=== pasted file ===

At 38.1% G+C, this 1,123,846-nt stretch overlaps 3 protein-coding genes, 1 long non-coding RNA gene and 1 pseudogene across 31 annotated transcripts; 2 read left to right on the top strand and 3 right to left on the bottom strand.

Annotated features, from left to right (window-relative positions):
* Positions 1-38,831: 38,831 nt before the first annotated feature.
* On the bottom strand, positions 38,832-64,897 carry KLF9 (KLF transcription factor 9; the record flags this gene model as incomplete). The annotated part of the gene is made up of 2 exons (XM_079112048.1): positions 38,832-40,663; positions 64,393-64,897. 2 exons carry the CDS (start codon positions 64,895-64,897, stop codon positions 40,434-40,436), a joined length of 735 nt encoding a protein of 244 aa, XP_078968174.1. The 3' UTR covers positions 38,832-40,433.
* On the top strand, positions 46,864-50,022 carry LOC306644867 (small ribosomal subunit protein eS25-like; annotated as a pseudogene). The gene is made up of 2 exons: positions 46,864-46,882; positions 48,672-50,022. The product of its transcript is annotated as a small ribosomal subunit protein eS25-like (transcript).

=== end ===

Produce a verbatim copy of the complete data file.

At 38.1% G+C, this 1,123,846-nt stretch overlaps 3 protein-coding genes, 1 long non-coding RNA gene and 1 pseudogene across 31 annotated transcripts; 2 read left to right on the top strand and 3 right to left on the bottom strand.

Annotated features, from left to right (window-relative positions):
* Positions 1-38,831: 38,831 nt before the first annotated feature.
* On the bottom strand, positions 38,832-64,897 carry KLF9 (KLF transcription factor 9; the record flags this gene model as incomplete). The annotated part of the gene is made up of 2 exons (XM_079112048.1): positions 38,832-40,663; positions 64,393-64,897. 2 exons carry the CDS (start codon positions 64,895-64,897, stop codon positions 40,434-40,436), a joined length of 735 nt encoding a protein of 244 aa, XP_078968174.1. The 3' UTR covers positions 38,832-40,433.
* On the top strand, positions 46,864-50,022 carry LOC306644867 (small ribosomal subunit protein eS25-like; annotated as a pseudogene). The gene is made up of 2 exons: positions 46,864-46,882; positions 48,672-50,022. The product of its transcript is annotated as a small ribosomal subunit protein eS25-like (transcript).